Influenza viruses in outpatients with influenza symptoms in Osaka City were analyzed in an epidemiological surveillance of infectious disease between 1989 and 1993. During influenza epidemics a mixed prevalence of several types of influenza viruses existed. Three types of influenza viruses, AH1, AH3 and B, were isolated during the 1990/1991 season. Remarkably the three types of viruses were discovered in samplings collected on the same day and within a narrow area inside a radius of 800-1,000m from the surveyed hospitals. Different types of viruses were detected between brothers and among school children from same housing complexes. Influenza AH3 viruses detected in 1992/1993 season differed in antigenicity from those detected in the 1990/1991 and 1991/1992 seasons. Therefore it appears that mutation of the AH3 virus contributed to the large-scale influenza epidemic which occurred in the 1992/1993 season.

  11. Universal influenza vaccines, science fiction or soon reality?

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    R.D. de Vries (Rory); A.F. Altenburg; G.F. Rimmelzwaan (Guus)

    2015-01-01

    textabstractCurrently used influenza vaccines are only effective when the vaccine strains match the epidemic strains antigenically. To this end, seasonal influenza vaccines must be updated almost annually. Furthermore, seasonal influenza vaccines fail to afford protection against antigenically disti

  12. Sickness Absenteeism Rate in Iranian Schools during the 2009 Epidemic of Type a Influenza

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    Pourabbasi, Ata; Shirvani, Mahbubeh Ebrahimnegad; Khashayar, Patricia

    2012-01-01

    Influenza pandemic was a global event in 2009 and intraschool transmission was its main spread method. The present study was designed to evaluate the absenteeism rate during the type A influenza epidemic. Four hundred and eight students from both a guidance school and high school in the Iranian capital were recruited in this retrospective study.…

  13. Evolutionary Analysis of Inter-Farm Transmission Dynamics in a Highly Pathogenic Avian Influenza Epidemic

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    Bataille, A.; Meer, van der F.; Stegeman, A.; Koch, G.

    2011-01-01

    Phylogenetic studies have largely contributed to better understand the emergence, spread and evolution of highly pathogenic avian influenza during epidemics, but sampling of genetic data has never been detailed enough to allow mapping of the spatiotemporal spread of avian influenza viruses during a

  14. Annually repeated influenza vaccination improves humoral responses to several influenza virus strains in healthy elderly

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    I.A. de Bruijn (Iris); E.J. Remarque (Edmond); W.E.Ph. Beyer (Walter); S. le Cessie (Saskia); N. Masurel (Nic); G.L. Ligthart (Gerard)

    1997-01-01

    textabstractThe benefit of annually repeated influenza vaccination on antibody formation is still under debate. In this study the effect of annually repeated influenza vaccination on haemagglutination inhibiting (HI) antibody formation in the elderly is investigated. Between 1990 and 1993 healthy yo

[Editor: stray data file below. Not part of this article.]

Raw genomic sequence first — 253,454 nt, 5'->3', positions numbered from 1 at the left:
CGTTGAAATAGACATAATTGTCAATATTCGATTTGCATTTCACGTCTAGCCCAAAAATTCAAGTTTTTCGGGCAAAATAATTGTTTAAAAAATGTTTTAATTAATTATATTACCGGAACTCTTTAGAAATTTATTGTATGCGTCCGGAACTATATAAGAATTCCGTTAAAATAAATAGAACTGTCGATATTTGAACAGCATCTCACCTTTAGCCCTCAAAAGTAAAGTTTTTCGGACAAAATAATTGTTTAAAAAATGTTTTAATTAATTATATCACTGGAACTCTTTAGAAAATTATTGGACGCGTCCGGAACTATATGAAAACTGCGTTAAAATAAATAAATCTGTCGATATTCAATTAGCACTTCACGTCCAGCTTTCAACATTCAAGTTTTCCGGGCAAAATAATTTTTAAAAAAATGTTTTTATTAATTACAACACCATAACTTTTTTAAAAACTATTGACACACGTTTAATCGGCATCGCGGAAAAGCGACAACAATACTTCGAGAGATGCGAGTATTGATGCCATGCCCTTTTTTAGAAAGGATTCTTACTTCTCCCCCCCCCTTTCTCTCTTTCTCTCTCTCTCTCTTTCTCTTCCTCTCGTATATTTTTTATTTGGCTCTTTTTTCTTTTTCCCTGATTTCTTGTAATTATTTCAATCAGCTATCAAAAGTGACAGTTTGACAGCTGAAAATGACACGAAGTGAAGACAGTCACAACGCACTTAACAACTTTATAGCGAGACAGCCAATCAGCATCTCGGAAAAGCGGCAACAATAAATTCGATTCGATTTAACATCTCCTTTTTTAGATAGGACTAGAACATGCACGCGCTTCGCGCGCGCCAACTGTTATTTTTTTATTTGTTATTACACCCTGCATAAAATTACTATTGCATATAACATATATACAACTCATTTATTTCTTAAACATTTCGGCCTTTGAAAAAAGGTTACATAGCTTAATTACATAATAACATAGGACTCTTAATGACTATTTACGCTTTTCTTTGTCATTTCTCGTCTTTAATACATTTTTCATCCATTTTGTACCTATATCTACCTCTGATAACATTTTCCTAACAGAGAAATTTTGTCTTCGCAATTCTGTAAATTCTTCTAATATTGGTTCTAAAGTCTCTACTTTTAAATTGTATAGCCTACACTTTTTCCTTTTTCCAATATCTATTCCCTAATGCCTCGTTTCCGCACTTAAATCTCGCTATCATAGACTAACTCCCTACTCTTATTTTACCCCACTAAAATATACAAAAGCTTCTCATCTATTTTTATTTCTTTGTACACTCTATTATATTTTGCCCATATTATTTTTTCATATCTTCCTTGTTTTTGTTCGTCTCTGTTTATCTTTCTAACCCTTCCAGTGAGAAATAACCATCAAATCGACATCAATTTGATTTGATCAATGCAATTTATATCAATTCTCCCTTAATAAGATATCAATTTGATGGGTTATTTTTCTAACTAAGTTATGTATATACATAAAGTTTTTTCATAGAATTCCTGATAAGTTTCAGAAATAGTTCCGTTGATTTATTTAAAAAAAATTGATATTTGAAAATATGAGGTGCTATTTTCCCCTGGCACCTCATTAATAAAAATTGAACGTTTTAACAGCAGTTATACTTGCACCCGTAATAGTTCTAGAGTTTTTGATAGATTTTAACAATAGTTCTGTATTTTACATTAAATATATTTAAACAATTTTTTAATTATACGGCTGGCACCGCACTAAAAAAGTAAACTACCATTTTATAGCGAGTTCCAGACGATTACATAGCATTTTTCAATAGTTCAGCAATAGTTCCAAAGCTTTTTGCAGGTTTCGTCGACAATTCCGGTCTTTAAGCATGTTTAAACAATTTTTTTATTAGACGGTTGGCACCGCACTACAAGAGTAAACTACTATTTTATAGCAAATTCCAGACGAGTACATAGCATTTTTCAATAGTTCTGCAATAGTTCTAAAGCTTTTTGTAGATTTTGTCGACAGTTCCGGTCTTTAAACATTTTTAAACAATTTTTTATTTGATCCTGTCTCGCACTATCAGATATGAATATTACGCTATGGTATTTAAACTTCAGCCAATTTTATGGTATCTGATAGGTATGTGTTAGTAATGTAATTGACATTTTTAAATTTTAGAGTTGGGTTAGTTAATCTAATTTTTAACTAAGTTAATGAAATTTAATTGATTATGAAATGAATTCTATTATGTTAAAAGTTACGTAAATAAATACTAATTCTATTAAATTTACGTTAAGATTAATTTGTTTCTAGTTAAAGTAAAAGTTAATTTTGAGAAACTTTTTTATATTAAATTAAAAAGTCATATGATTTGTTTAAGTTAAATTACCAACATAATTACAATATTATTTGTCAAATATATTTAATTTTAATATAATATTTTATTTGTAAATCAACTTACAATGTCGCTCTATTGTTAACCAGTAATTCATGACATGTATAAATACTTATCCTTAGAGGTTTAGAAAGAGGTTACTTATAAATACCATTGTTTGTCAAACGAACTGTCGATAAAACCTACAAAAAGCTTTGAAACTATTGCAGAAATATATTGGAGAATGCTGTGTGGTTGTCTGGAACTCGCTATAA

15. The 2012-2013 influenza epidemic and the role of osteopathic manipulative medicine.

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    Mueller, Donna M

    2013-09-01

    The 2012-2013 influenza epidemic arrived approximately 4 weeks early, augmented by an unusual variant type-A ("swine flu") strain that caused greater-than-normal illness and a lack of efficacy in vaccination against it. Tens of thousands of people die of influenza or related complications during a nonepidemic influenza season. Osteopathic medicine can substantially help to address the complications that result from influenza. For example, during the deadly 1918-1919 Spanish influenza pandemic, osteopaths reduced patient mortality and morbidity by using lymphatic treatment techniques. Use of osteopathic manipulative treatment with vaccination, antiviral therapy, and chemoprophylaxis has potential to save lives and reduce complications. The present article describes the role of osteopathic manipulative treatment in the management of influenza and highlights current issues surrounding the use of antiviral therapy.

  16. Diagnosis and antiviral intervention strategies for mitigating an influenza epidemic.

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    Robert Moss

    Full Text Available BACKGROUND: Many countries have amassed antiviral stockpiles for pandemic preparedness. Despite extensive trial data and modelling studies, it remains unclear how to make optimal use of antiviral stockpiles within the constraints of healthcare infrastructure. Modelling studies informed recommendations for liberal antiviral distribution in the pandemic phase, primarily to prevent infection, but failed to account for logistical constraints clearly evident during the 2009 H1N1 outbreaks. Here we identify optimal delivery strategies for antiviral interventions accounting for logistical constraints, and so determine how to improve a strategy's impact. METHODS AND FINDINGS: We extend an existing SEIR model to incorporate finite diagnostic and antiviral distribution capacities. We evaluate the impact of using different diagnostic strategies to decide to whom antivirals are delivered. We then determine what additional capacity is required to achieve optimal impact. We identify the importance of sensitive and specific case ascertainment in the early phase of a pandemic response, when the proportion of false-positive presentations may be high. Once a substantial percentage of ILI presentations are caused by the pandemic strain, identification of cases for treatment on syndromic grounds alone results in a greater potential impact than a laboratory-dependent strategy. Our findings reinforce the need for a decentralised system capable of providing timely prophylaxis. CONCLUSIONS: We address specific real-world issues that must be considered in order to improve pandemic preparedness policy in a practical and methodologically sound way. Provision of antivirals on the scale proposed for an effective response is infeasible using traditional public health outbreak management and contact tracing approaches. The results indicate to change the transmission dynamics of an influenza epidemic with an antiviral intervention, a decentralised system is required for